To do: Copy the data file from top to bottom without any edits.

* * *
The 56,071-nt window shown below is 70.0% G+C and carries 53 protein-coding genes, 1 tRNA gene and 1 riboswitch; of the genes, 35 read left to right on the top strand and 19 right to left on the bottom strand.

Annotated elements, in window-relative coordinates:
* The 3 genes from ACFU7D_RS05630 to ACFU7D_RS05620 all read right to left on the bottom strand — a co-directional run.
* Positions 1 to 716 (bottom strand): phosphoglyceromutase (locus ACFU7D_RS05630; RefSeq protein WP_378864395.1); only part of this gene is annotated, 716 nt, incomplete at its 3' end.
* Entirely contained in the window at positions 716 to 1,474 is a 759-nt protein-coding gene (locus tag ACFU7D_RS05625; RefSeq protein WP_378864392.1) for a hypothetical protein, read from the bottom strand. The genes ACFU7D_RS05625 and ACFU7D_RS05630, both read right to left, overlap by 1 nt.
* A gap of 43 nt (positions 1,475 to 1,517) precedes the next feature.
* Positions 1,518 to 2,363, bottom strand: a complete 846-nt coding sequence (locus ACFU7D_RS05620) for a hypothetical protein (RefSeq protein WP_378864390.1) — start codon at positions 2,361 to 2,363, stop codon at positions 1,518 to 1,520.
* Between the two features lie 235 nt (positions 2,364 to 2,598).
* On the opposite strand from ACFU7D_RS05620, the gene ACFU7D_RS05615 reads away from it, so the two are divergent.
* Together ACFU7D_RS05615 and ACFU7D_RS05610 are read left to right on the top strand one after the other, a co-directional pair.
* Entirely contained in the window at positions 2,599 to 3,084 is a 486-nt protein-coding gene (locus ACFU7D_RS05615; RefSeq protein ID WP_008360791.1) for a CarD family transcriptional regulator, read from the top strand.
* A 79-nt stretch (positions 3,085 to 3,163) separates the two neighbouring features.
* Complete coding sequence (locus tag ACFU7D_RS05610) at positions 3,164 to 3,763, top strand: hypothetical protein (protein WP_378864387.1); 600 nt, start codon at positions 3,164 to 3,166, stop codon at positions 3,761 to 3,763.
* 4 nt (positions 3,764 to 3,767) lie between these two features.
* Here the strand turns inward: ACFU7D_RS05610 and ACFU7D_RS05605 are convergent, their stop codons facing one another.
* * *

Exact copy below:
The 56,071-nt window shown below is 70.0% G+C and carries 53 protein-coding genes, 1 tRNA gene and 1 riboswitch; of the genes, 35 read left to right on the top strand and 19 right to left on the bottom strand.

Annotated elements, in window-relative coordinates:
* The 3 genes from ACFU7D_RS05630 to ACFU7D_RS05620 all read right to left on the bottom strand — a co-directional run.
* Positions 1 to 716 (bottom strand): phosphoglyceromutase (locus ACFU7D_RS05630; RefSeq protein WP_378864395.1); only part of this gene is annotated, 716 nt, incomplete at its 3' end.
* Entirely contained in the window at positions 716 to 1,474 is a 759-nt protein-coding gene (locus tag ACFU7D_RS05625; RefSeq protein WP_378864392.1) for a hypothetical protein, read from the bottom strand. The genes ACFU7D_RS05625 and ACFU7D_RS05630, both read right to left, overlap by 1 nt.
* A gap of 43 nt (positions 1,475 to 1,517) precedes the next feature.
* Positions 1,518 to 2,363, bottom strand: a complete 846-nt coding sequence (locus ACFU7D_RS05620) for a hypothetical protein (RefSeq protein WP_378864390.1) — start codon at positions 2,361 to 2,363, stop codon at positions 1,518 to 1,520.
* Between the two features lie 235 nt (positions 2,364 to 2,598).
* On the opposite strand from ACFU7D_RS05620, the gene ACFU7D_RS05615 reads away from it, so the two are divergent.
* Together ACFU7D_RS05615 and ACFU7D_RS05610 are read left to right on the top strand one after the other, a co-directional pair.
* Entirely contained in the window at positions 2,599 to 3,084 is a 486-nt protein-coding gene (locus ACFU7D_RS05615; RefSeq protein ID WP_008360791.1) for a CarD family transcriptional regulator, read from the top strand.
* A 79-nt stretch (positions 3,085 to 3,163) separates the two neighbouring features.
* Complete coding sequence (locus tag ACFU7D_RS05610) at positions 3,164 to 3,763, top strand: hypothetical protein (protein WP_378864387.1); 600 nt, start codon at positions 3,164 to 3,166, stop codon at positions 3,761 to 3,763.
* 4 nt (positions 3,764 to 3,767) lie between these two features.
* Here the strand turns inward: ACFU7D_RS05610 and ACFU7D_RS05605 are convergent, their stop codons facing one another.